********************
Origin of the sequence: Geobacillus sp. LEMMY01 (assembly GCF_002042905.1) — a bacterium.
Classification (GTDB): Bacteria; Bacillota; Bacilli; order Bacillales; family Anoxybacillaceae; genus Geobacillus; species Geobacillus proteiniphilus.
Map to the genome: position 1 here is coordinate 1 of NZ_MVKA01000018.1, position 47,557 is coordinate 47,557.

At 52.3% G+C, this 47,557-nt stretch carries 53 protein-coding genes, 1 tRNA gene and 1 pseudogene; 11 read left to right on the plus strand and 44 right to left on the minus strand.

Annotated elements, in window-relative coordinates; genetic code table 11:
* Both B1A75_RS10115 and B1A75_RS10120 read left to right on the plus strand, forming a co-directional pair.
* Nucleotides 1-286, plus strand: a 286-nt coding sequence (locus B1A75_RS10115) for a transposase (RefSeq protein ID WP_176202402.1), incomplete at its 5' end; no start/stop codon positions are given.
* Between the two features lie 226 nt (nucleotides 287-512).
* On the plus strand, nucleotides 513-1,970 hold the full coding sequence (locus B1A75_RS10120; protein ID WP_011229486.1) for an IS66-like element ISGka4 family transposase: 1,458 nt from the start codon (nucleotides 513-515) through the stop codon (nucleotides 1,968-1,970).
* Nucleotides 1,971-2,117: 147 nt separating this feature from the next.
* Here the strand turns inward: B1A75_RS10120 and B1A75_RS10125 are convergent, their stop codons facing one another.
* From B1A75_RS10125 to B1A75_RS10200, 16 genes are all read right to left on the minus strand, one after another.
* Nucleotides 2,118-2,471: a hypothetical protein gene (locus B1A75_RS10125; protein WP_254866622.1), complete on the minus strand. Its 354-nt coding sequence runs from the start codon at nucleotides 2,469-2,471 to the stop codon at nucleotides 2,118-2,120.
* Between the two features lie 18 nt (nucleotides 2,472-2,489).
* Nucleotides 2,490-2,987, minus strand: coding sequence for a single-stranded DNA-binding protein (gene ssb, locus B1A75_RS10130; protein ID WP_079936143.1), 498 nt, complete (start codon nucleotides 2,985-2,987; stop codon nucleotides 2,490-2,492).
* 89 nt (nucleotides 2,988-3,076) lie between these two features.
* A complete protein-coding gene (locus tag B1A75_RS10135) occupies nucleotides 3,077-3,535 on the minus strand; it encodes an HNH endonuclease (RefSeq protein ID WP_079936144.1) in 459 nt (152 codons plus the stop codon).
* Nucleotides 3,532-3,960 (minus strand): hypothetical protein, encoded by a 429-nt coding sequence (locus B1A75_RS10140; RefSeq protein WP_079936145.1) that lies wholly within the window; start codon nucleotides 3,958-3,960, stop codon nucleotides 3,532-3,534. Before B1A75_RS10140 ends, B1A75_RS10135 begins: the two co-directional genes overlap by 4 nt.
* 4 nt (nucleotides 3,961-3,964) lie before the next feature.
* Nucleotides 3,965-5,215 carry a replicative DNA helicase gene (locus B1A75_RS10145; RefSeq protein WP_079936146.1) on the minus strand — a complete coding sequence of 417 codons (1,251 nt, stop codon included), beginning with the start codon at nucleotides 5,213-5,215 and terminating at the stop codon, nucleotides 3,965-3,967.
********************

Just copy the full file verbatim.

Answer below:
Origin of the sequence: Geobacillus sp. LEMMY01 (assembly GCF_002042905.1) — a bacterium.
Classification (GTDB): Bacteria; Bacillota; Bacilli; order Bacillales; family Anoxybacillaceae; genus Geobacillus; species Geobacillus proteiniphilus.
Map to the genome: position 1 here is coordinate 1 of NZ_MVKA01000018.1, position 47,557 is coordinate 47,557.

At 52.3% G+C, this 47,557-nt stretch carries 53 protein-coding genes, 1 tRNA gene and 1 pseudogene; 11 read left to right on the plus strand and 44 right to left on the minus strand.

Annotated elements, in window-relative coordinates; genetic code table 11:
* Both B1A75_RS10115 and B1A75_RS10120 read left to right on the plus strand, forming a co-directional pair.
* Nucleotides 1-286, plus strand: a 286-nt coding sequence (locus B1A75_RS10115) for a transposase (RefSeq protein ID WP_176202402.1), incomplete at its 5' end; no start/stop codon positions are given.
* Between the two features lie 226 nt (nucleotides 287-512).
* On the plus strand, nucleotides 513-1,970 hold the full coding sequence (locus B1A75_RS10120; protein ID WP_011229486.1) for an IS66-like element ISGka4 family transposase: 1,458 nt from the start codon (nucleotides 513-515) through the stop codon (nucleotides 1,968-1,970).
* Nucleotides 1,971-2,117: 147 nt separating this feature from the next.
* Here the strand turns inward: B1A75_RS10120 and B1A75_RS10125 are convergent, their stop codons facing one another.
* From B1A75_RS10125 to B1A75_RS10200, 16 genes are all read right to left on the minus strand, one after another.
* Nucleotides 2,118-2,471: a hypothetical protein gene (locus B1A75_RS10125; protein WP_254866622.1), complete on the minus strand. Its 354-nt coding sequence runs from the start codon at nucleotides 2,469-2,471 to the stop codon at nucleotides 2,118-2,120.
* Between the two features lie 18 nt (nucleotides 2,472-2,489).
* Nucleotides 2,490-2,987, minus strand: coding sequence for a single-stranded DNA-binding protein (gene ssb, locus B1A75_RS10130; protein ID WP_079936143.1), 498 nt, complete (start codon nucleotides 2,985-2,987; stop codon nucleotides 2,490-2,492).
* 89 nt (nucleotides 2,988-3,076) lie between these two features.
* A complete protein-coding gene (locus tag B1A75_RS10135) occupies nucleotides 3,077-3,535 on the minus strand; it encodes an HNH endonuclease (RefSeq protein ID WP_079936144.1) in 459 nt (152 codons plus the stop codon).
* Nucleotides 3,532-3,960 (minus strand): hypothetical protein, encoded by a 429-nt coding sequence (locus B1A75_RS10140; RefSeq protein WP_079936145.1) that lies wholly within the window; start codon nucleotides 3,958-3,960, stop codon nucleotides 3,532-3,534. Before B1A75_RS10140 ends, B1A75_RS10135 begins: the two co-directional genes overlap by 4 nt.
* 4 nt (nucleotides 3,961-3,964) lie before the next feature.
* Nucleotides 3,965-5,215 carry a replicative DNA helicase gene (locus B1A75_RS10145; RefSeq protein WP_079936146.1) on the minus strand — a complete coding sequence of 417 codons (1,251 nt, stop codon included), beginning with the start codon at nucleotides 5,213-5,215 and terminating at the stop codon, nucleotides 3,965-3,967.